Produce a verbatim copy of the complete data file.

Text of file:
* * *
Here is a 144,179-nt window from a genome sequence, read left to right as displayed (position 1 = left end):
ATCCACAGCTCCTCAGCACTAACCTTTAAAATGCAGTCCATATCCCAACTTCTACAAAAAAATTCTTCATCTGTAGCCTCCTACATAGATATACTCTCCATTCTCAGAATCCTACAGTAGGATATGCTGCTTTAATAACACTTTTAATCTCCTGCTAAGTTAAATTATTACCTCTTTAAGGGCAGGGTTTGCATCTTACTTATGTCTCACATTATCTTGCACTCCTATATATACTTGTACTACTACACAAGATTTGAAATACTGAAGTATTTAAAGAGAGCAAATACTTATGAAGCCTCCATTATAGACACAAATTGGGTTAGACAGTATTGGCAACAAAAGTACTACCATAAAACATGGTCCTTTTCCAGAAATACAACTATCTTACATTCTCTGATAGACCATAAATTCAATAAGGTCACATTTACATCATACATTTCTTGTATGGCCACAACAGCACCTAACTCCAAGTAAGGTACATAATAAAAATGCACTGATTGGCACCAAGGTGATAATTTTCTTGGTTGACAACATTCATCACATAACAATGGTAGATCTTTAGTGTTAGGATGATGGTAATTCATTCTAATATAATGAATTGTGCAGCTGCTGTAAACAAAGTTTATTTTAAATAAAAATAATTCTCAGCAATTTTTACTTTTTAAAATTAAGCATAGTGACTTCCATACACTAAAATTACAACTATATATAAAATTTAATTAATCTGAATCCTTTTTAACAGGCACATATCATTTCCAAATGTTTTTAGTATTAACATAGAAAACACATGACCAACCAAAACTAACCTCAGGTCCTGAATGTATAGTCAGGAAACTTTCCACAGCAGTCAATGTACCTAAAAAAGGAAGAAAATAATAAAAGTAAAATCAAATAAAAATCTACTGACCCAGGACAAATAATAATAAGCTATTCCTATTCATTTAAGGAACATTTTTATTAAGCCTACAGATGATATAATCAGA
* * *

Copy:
Here is a 144,179-nt window from a genome sequence, read left to right as displayed (position 1 = left end):
ATCCACAGCTCCTCAGCACTAACCTTTAAAATGCAGTCCATATCCCAACTTCTACAAAAAAATTCTTCATCTGTAGCCTCCTACATAGATATACTCTCCATTCTCAGAATCCTACAGTAGGATATGCTGCTTTAATAACACTTTTAATCTCCTGCTAAGTTAAATTATTACCTCTTTAAGGGCAGGGTTTGCATCTTACTTATGTCTCACATTATCTTGCACTCCTATATATACTTGTACTACTACACAAGATTTGAAATACTGAAGTATTTAAAGAGAGCAAATACTTATGAAGCCTCCATTATAGACACAAATTGGGTTAGACAGTATTGGCAACAAAAGTACTACCATAAAACATGGTCCTTTTCCAGAAATACAACTATCTTACATTCTCTGATAGACCATAAATTCAATAAGGTCACATTTACATCATACATTTCTTGTATGGCCACAACAGCACCTAACTCCAAGTAAGGTACATAATAAAAATGCACTGATTGGCACCAAGGTGATAATTTTCTTGGTTGACAACATTCATCACATAACAATGGTAGATCTTTAGTGTTAGGATGATGGTAATTCATTCTAATATAATGAATTGTGCAGCTGCTGTAAACAAAGTTTATTTTAAATAAAAATAATTCTCAGCAATTTTTACTTTTTAAAATTAAGCATAGTGACTTCCATACACTAAAATTACAACTATATATAAAATTTAATTAATCTGAATCCTTTTTAACAGGCACATATCATTTCCAAATGTTTTTAGTATTAACATAGAAAACACATGACCAACCAAAACTAACCTCAGGTCCTGAATGTATAGTCAGGAAACTTTCCACAGCAGTCAATGTACCTAAAAAAGGAAGAAAATAATAAAAGTAAAATCAAATAAAAATCTACTGACCCAGGACAAATAATAATAAGCTATTCCTATTCATTTAAGGAACATTTTTATTAAGCCTACAGATGATATAATCAGA